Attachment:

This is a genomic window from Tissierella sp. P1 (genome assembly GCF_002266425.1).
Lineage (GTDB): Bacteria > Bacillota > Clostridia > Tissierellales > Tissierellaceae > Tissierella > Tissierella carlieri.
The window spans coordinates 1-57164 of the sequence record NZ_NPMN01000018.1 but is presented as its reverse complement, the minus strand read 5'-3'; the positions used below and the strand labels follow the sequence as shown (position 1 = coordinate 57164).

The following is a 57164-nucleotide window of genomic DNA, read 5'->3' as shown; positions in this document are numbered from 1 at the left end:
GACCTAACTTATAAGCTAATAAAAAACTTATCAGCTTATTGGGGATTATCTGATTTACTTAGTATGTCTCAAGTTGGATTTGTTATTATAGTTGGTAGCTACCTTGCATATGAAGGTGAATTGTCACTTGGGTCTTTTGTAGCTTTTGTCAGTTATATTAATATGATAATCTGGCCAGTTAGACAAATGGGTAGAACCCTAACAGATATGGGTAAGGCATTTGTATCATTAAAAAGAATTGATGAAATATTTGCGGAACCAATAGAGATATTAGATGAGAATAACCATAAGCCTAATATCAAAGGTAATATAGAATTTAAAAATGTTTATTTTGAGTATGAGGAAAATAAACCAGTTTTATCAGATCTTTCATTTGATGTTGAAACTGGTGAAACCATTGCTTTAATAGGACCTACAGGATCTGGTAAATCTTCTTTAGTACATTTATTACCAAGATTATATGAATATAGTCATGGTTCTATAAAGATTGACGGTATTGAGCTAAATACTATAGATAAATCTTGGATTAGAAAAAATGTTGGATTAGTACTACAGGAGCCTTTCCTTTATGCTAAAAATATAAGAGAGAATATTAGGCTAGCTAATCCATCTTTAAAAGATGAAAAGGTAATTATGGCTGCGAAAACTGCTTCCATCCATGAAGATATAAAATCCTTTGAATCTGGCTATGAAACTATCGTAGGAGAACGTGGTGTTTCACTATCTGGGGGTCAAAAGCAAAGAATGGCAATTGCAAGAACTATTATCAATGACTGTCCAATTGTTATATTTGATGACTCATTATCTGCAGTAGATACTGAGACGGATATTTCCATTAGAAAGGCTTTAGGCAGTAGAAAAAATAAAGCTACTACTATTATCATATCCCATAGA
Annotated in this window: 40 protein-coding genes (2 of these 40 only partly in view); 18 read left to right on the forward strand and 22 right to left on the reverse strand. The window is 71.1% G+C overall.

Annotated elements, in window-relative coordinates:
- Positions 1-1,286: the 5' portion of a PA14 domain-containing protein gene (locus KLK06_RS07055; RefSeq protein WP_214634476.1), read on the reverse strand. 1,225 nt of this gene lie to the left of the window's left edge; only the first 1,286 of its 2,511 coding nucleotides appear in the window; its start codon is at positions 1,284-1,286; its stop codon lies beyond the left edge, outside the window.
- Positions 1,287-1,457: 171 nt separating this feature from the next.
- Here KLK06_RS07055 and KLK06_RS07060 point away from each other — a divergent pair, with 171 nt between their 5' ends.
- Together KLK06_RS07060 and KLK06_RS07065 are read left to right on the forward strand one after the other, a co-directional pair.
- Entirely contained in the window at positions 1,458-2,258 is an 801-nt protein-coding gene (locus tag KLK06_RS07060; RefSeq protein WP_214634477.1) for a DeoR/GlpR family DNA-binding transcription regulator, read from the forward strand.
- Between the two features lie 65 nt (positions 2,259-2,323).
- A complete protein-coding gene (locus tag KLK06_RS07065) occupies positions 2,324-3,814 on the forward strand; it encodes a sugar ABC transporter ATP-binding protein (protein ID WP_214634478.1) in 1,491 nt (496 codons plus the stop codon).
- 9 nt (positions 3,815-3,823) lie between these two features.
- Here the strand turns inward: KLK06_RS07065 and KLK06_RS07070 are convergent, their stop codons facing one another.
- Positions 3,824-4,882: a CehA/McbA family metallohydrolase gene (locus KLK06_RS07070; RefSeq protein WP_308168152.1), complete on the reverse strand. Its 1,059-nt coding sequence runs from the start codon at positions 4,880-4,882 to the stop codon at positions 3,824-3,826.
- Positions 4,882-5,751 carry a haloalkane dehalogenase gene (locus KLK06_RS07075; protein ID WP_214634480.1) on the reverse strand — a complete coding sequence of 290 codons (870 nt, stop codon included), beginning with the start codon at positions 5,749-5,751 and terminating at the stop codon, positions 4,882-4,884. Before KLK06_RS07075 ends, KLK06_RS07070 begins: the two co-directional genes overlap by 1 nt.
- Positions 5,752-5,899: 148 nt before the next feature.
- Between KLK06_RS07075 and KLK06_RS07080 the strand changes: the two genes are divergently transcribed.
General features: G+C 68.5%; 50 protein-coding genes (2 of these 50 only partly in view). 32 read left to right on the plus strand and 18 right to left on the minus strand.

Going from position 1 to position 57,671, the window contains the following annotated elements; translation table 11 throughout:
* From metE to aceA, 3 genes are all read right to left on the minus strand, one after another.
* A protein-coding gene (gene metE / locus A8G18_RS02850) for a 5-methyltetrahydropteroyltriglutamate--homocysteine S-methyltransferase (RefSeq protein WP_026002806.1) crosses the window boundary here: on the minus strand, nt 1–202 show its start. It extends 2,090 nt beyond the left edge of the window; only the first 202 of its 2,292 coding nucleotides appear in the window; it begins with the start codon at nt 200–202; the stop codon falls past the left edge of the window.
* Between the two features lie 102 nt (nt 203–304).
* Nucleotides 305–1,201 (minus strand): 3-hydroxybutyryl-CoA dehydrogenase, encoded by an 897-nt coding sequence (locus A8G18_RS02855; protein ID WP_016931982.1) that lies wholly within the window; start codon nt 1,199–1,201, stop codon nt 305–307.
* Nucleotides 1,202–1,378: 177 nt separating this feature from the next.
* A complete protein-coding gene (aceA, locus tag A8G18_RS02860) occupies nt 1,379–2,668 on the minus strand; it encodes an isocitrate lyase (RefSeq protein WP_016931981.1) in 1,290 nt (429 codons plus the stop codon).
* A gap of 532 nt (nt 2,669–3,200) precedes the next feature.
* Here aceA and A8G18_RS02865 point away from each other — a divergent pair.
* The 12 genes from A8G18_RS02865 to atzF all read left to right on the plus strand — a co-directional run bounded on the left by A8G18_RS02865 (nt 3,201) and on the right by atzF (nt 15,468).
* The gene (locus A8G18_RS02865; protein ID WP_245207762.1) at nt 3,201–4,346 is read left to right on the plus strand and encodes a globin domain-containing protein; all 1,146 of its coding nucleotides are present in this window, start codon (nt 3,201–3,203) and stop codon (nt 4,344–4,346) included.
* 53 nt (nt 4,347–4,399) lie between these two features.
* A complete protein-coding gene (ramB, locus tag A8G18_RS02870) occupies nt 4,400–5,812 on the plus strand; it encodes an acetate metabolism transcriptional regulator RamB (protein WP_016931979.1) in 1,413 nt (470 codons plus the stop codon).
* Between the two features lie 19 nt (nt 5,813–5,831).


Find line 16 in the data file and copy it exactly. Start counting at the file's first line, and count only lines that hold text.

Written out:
- Here the strand turns inward: KLK06_RS07065 and KLK06_RS07070 are convergent, their stop codons facing one another.